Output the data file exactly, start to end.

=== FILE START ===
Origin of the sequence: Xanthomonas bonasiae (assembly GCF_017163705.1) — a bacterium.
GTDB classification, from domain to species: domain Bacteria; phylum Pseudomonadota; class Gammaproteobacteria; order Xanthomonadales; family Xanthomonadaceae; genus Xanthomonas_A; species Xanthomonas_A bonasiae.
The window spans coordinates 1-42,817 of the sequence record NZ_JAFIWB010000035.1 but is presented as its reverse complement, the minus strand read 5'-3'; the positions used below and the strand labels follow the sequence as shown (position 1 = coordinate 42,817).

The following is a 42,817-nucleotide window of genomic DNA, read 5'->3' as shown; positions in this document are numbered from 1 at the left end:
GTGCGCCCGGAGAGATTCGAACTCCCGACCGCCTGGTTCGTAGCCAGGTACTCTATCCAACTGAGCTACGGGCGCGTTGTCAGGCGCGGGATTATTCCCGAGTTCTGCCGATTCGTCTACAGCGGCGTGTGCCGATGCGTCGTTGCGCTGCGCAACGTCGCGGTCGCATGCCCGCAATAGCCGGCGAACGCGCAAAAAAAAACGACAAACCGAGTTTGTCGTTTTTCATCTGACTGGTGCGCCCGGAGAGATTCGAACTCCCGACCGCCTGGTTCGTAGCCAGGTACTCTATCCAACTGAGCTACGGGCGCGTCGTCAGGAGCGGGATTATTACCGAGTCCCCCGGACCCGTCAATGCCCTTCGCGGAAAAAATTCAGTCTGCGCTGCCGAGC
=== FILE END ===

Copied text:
Origin of the sequence: Xanthomonas bonasiae (assembly GCF_017163705.1) — a bacterium.
GTDB classification, from domain to species: domain Bacteria; phylum Pseudomonadota; class Gammaproteobacteria; order Xanthomonadales; family Xanthomonadaceae; genus Xanthomonas_A; species Xanthomonas_A bonasiae.
The window spans coordinates 1-42,817 of the sequence record NZ_JAFIWB010000035.1 but is presented as its reverse complement, the minus strand read 5'-3'; the positions used below and the strand labels follow the sequence as shown (position 1 = coordinate 42,817).

The following is a 42,817-nucleotide window of genomic DNA, read 5'->3' as shown; positions in this document are numbered from 1 at the left end:
GTGCGCCCGGAGAGATTCGAACTCCCGACCGCCTGGTTCGTAGCCAGGTACTCTATCCAACTGAGCTACGGGCGCGTTGTCAGGCGCGGGATTATTCCCGAGTTCTGCCGATTCGTCTACAGCGGCGTGTGCCGATGCGTCGTTGCGCTGCGCAACGTCGCGGTCGCATGCCCGCAATAGCCGGCGAACGCGCAAAAAAAAACGACAAACCGAGTTTGTCGTTTTTCATCTGACTGGTGCGCCCGGAGAGATTCGAACTCCCGACCGCCTGGTTCGTAGCCAGGTACTCTATCCAACTGAGCTACGGGCGCGTCGTCAGGAGCGGGATTATTACCGAGTCCCCCGGACCCGTCAATGCCCTTCGCGGAAAAAATTCAGTCTGCGCTGCCGAGC